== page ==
After Pushkar, we returned to Delhi for a night before flying south to Kochi (formerly Cochin) to explore the south of India. I was really excited to see a different part of the country, and had heard from so many sources that Kerala is an amazing and special place. We spent several days in Kochi, including a day on a houseboat in the “Backwaters of Kerala”, and also had a few days to relax and take in the indescribable beauty of Munnar, a hill station with rolling hills of tea bushes as far as the eye can see. We capped off our India trip with five days in Mumbai.
Aside from nearly oppressive heat in Kochi, Kerala was really the highlight of our trip, for me. The extraordinary beauty of the place and the vivid colors of nature—the oranges of sunset, blue of the ocean, green of the tea plantations—were such a welcome change from the drab grey that I had lived with for months in Kathmandu and that we also saw in the north of India. But more than just the colors and the slightly different cuisine, the people of Kerala were not like the rest of the people I met in India.
Most of the time that I was in India, I felt like a Martian. Everywhere I went, all the time, people stared at me, took pictures of me, tried to take pictures with me and generally made it their business to make me their business. While I didn’t feel physically unsafe, the experience of being leered at and photographed every moment of every day was not a nice one. Judging from how much more interest I received than my traveling companion, who has dark brown hair, I think my light hair was really what attracted all the attention. Sometimes, I would walk around with a scarf on my head despite the heat just to try to minimize the stares I got. This sounds like a relatively trivial thing to let bother me- ok, people stared at me a lot. But there were several cultural norms at play that made this a particularly uncomfortable experience.
Indians, in a gross generalization, do not smile very much. At least, almost no one smiled at me. In fact, the only person who I can really recall smiling was the female owner of the guesthouse where we stayed in Kochi. Which brings me to the next point: there are very few women walking around in India. As we walked on the streets, went sightseeing, went shopping and ate in restaurants, we saw almost no women. Therefore, my friend and I were a major attraction simply because we are women. Finally, as I mentioned in the previous post, Indians like a to-do, meaning a simple interaction can quickly draw a crowd. Asking a rickshaw driver for a ride, ordering a meal or even simply walking down the street was occasion for approximately a dozen men to start shouting their take on the situation (or anything else, generally) in our direction. These three factors, combined with the incessant picture taking, made me feel like I had dropped off planet Earth and landed somewhere very different.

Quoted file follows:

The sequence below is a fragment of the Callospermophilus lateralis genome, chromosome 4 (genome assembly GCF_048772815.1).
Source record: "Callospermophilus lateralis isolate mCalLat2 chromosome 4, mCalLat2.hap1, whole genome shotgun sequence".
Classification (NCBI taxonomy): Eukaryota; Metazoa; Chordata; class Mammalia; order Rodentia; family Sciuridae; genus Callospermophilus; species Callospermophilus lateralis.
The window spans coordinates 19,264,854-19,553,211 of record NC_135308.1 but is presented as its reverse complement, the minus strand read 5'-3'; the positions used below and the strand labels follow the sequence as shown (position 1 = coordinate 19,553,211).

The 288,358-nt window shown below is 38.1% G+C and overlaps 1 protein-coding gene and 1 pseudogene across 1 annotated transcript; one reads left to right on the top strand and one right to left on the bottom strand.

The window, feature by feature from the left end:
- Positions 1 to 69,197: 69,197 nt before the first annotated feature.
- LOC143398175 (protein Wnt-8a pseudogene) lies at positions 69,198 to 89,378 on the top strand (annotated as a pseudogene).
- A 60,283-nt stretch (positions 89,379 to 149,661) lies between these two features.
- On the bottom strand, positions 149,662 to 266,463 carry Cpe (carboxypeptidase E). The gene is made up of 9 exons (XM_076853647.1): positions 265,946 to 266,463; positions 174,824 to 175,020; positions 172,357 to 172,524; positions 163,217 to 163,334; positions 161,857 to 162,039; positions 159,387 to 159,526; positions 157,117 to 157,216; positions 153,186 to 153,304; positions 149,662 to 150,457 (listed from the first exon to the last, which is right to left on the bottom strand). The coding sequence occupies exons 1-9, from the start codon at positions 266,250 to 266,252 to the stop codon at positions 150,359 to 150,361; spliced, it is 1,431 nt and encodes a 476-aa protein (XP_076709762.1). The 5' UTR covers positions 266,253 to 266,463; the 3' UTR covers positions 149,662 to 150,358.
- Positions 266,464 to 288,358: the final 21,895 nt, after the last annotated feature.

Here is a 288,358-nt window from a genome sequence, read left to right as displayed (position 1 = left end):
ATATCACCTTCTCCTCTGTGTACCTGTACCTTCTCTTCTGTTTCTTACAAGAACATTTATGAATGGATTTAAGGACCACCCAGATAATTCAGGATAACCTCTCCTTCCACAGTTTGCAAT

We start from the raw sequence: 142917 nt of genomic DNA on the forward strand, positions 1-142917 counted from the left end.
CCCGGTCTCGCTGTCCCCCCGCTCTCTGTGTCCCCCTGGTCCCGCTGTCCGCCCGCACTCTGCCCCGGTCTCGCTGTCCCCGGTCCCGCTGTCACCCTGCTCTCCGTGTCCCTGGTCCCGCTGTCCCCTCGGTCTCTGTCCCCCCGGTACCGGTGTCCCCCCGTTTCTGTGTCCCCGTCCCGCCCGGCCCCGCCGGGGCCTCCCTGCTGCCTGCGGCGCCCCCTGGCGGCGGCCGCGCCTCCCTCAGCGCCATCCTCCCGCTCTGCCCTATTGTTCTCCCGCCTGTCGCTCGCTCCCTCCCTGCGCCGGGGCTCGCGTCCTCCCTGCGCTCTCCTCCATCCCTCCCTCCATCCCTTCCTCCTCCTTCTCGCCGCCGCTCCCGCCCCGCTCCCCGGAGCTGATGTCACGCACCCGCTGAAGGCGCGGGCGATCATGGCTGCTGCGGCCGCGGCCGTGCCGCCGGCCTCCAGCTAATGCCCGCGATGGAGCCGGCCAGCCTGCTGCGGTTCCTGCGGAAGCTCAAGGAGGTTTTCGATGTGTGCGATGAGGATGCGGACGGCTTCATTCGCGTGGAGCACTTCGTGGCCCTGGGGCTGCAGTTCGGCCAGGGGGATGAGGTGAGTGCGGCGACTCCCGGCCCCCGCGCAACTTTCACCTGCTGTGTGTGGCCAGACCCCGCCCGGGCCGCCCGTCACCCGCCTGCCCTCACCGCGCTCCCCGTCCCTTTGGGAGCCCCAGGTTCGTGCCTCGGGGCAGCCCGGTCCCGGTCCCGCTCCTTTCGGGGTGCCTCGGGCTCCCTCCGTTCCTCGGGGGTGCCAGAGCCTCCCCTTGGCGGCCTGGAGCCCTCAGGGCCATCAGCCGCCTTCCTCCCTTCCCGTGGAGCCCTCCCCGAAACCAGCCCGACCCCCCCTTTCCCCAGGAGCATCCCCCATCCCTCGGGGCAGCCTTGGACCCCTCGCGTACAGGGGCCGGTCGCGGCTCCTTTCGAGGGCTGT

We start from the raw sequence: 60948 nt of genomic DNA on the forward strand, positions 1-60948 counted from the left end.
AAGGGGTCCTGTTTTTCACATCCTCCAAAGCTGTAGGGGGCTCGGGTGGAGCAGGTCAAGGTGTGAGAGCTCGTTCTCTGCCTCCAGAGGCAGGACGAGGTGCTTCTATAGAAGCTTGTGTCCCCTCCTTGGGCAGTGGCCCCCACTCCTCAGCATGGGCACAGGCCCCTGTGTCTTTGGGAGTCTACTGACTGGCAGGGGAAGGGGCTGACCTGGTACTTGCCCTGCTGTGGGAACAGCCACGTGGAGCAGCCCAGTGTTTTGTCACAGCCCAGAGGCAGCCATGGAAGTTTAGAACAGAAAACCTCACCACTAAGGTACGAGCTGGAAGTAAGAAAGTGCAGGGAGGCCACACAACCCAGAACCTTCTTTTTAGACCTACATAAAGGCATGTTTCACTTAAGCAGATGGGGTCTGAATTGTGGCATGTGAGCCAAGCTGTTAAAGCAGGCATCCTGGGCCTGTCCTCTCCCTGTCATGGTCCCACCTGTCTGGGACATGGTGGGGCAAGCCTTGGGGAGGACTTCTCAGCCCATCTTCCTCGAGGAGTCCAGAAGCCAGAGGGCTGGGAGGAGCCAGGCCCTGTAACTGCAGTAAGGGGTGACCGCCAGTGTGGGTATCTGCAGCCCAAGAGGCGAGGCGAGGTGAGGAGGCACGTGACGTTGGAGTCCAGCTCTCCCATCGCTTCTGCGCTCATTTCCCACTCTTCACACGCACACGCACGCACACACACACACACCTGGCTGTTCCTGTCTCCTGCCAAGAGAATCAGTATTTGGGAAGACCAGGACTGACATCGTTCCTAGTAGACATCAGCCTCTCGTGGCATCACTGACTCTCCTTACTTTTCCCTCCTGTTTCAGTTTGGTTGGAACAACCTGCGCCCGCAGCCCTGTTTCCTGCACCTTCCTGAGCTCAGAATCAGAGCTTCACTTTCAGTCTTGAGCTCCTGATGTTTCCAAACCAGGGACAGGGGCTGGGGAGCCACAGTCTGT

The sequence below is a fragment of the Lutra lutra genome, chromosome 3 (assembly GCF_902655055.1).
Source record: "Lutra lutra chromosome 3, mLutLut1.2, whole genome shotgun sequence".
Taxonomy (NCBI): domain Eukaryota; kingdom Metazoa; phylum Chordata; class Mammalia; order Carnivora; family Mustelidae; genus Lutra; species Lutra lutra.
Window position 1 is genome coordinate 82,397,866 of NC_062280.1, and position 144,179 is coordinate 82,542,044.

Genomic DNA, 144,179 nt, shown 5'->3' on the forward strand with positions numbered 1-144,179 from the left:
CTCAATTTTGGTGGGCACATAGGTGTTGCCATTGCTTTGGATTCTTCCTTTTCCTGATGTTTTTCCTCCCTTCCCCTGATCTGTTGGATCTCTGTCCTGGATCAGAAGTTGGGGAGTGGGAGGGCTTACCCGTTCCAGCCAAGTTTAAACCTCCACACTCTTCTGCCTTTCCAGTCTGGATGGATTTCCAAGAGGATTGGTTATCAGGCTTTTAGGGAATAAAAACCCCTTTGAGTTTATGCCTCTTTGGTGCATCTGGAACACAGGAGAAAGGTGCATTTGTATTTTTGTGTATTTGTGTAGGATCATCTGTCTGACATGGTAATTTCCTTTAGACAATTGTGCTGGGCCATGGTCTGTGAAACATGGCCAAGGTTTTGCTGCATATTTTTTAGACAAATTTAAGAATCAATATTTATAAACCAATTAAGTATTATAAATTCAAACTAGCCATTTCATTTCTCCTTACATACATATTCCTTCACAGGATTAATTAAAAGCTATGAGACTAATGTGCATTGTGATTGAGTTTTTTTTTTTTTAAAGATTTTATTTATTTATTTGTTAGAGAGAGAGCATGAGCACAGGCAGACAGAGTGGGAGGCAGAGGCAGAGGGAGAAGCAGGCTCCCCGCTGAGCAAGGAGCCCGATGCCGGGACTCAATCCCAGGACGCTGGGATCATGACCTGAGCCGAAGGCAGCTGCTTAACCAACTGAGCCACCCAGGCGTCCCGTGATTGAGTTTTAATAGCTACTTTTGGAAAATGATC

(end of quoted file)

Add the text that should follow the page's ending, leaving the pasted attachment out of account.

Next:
The result of all this negative attention was that, by the time we reached Mumbai, I was pretty ready to leave India. In my last post from Nepal, I wrote that I was hoping that using the focused viewpoint of my camera viewfinder would help me to process the immensity of India. Ultimately, it was my inability to focus on photography that made India so hard for me. When I photograph, I like to make myself inconspicuous and try to capture moments as they happen. With the incessant attention on me, I never wanted to stop walking and take a picture, let alone sit down somewhere and watch my surroundings, because I knew that immediately several men would be bothering me to buy something from them or take a picture with them.
In some ways, my approach to traveling is completely unfair. Why should I have the right to gaze uninterrupted on the people in a place I visit, but they can’t do the same to me? This gets at the inherently exploitative nature of traveling that has been bothering me a little since I got to Asia; this same feeling that I am exploiting another place and culture for my own enjoyment or learning made me feel uncomfortable bargaining over very small sums once I started traveling (I had no problem at all in Nepal, but there I felt more like a local).
Despite my misgivings about exploiting another place for my benefit, I was frustrated with India when I left. I felt like I wasn’t really able to get a feel or image for the place because I was constantly on guard against harassment from Indian men. In Indian culture, it’s considered rude and promiscuous for a woman to look directly at a man. Since I was always the object of gaze for men, in order to avoid looking back, I had to walk around all the time with my eyes turned down. As a photographer and anthropologist, this was really hard for me, and ultimately stifled my ability to enjoy India.
I have some ideas about how things could have been better, and some day I will go back to India and do it again, differently. For now, I am loving my travels in Southeast Asia. Stay tuned for forthcoming posts on Cambodia and Thailand!